Thump from Sub

  • 4 June 2023
  • 1 reply
  • 112 views

I have a quick question on the Sonos Sub (Gen3), paired with the Sonos Arc.

When the Arc goes from idle (green light) to active (white light), the Sub makes a one-off gentle thump noise. This happens on most occasions when the system goes from idle to active. I have (factory) reset the Sub and it continues to do this.

Sonos told me (having done a systems diagnostic) that this is part of the system in order to alert users to the system moving from idle to active. It wasn't there when I first bought the Sub (2.5 years ago) and has appeared in the last year (perhaps after a software update).

There doesn't appear to be any obvious detrimental impact on the performance.

Has anybody had experience of such a thump? It doesn’t happen when the music is playing.

Thanks

Warren


1 reply

This sort of “thump” is very difficult to prevent. Overall the SONOS designs are excellent at minimizing these thumps. In some respects it is similar to your sudden awakening from a sleep. For a brief period you may not be aware of which end is up. Certainly, you should not attempt to hit the ground running. Likewise, an amplifier typically requires a little time to start up. The traditional approach to amplifier design is to use a relay to keep speakers disconnected while the amplifier fumbles through power up. Depending the amplifier’s power and design, these thumps can be quite large, possibly speaker threatening. You are probably familiar with legacy receivers where there is no sound for 8-10 seconds after power up, followed be a quiet mechanical click when the speakers are connected.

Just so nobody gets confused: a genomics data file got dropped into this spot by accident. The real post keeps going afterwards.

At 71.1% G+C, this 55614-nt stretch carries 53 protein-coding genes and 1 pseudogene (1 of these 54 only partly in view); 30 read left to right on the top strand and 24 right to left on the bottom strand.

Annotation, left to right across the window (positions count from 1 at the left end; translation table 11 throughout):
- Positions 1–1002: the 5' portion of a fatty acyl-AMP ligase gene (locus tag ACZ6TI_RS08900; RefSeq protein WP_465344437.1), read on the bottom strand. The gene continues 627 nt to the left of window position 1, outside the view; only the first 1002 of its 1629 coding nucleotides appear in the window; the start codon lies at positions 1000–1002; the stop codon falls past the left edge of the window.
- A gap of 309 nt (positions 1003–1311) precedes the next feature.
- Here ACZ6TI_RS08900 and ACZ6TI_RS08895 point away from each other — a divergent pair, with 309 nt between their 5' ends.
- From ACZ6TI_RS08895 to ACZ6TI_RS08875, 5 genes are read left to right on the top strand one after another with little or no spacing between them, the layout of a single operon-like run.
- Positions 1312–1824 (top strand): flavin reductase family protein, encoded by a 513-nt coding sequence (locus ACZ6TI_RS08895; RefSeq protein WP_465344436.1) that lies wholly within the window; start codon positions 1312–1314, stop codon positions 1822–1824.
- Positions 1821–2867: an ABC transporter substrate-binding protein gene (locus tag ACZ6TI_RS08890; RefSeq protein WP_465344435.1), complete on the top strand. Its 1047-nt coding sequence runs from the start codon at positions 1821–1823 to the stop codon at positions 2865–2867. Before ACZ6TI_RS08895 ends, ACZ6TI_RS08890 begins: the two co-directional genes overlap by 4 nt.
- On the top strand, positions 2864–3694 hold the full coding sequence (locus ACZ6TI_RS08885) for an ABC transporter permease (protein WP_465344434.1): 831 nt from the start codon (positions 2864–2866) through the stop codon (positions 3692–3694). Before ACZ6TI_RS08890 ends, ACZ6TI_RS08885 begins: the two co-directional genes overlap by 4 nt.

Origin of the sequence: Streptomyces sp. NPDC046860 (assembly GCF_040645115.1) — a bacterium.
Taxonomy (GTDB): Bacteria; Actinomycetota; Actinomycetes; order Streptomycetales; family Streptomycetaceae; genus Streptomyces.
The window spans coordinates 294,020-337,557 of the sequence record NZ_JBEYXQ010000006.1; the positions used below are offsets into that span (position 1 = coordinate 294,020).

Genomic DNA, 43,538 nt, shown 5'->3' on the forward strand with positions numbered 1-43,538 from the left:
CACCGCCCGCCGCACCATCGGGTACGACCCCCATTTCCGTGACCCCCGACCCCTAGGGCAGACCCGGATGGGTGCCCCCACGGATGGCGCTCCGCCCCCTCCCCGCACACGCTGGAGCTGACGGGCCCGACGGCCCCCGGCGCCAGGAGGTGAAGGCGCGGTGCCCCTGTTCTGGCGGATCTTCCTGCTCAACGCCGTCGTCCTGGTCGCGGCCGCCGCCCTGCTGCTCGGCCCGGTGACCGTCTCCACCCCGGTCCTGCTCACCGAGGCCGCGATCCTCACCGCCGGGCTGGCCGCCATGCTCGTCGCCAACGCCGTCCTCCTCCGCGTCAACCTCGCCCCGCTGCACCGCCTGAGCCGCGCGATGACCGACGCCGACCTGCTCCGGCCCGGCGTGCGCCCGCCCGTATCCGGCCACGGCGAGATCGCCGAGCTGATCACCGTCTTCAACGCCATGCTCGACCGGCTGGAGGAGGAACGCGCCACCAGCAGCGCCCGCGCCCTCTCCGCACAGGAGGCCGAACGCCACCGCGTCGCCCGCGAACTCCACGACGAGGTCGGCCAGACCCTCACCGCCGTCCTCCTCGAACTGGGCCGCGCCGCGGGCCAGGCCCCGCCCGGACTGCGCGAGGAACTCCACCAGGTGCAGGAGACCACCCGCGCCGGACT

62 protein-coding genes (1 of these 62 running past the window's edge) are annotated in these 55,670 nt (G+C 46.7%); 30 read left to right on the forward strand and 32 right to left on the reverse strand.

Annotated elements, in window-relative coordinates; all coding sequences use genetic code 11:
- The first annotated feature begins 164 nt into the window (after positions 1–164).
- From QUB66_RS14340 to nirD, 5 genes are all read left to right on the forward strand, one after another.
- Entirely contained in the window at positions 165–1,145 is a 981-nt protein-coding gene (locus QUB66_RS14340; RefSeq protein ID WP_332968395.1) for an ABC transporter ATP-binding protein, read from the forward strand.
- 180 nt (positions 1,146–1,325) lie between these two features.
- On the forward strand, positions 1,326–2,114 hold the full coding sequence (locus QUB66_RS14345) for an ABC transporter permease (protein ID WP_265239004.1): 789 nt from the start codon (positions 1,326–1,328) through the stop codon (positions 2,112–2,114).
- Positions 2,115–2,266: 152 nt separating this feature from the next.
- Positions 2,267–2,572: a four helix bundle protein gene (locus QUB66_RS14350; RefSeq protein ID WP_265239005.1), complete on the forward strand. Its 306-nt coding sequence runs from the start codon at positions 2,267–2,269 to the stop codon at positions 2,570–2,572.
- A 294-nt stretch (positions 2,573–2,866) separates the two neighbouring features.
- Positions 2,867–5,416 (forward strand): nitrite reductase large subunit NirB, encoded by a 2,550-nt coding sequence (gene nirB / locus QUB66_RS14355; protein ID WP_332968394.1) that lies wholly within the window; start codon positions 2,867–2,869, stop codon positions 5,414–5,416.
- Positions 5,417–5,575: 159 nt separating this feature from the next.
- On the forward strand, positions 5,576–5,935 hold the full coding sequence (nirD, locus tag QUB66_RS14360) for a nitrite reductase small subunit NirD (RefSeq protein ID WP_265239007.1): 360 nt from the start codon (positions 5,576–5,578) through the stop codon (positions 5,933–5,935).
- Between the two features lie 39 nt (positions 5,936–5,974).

The relays are a mixed blessing because there is a slight impact on sound quality, and in a few years there is often a relay reliability issue followed by a trip to the service center. With very careful design these startup clicks can be avoided, eliminating the need for a relay, but this takes some extra design effort usually reserved for the very highest of high end designs. Part of this messy design process specifies components that age in very predictable ways, these are more expensive.

Anyway, in your case a component or two in your SUB are on the edge of the expected aging profile and, as a result, the click has become more audible. In almost all cases there has been a very quiet click, likely buried in the ambient room noise, that you never noticed. Typically, once you are sensitized to the click, it will never go away, possibly becoming more significant as your attention focuses on it, regardless of the actual physics.

From my seat I can’t determine if your click is atypical, indicative of a pending service issue, or not. I don’t approve of the agent’s response. Two possibilities are that your ambient room noise level has fallen or you sit closer to SUB.

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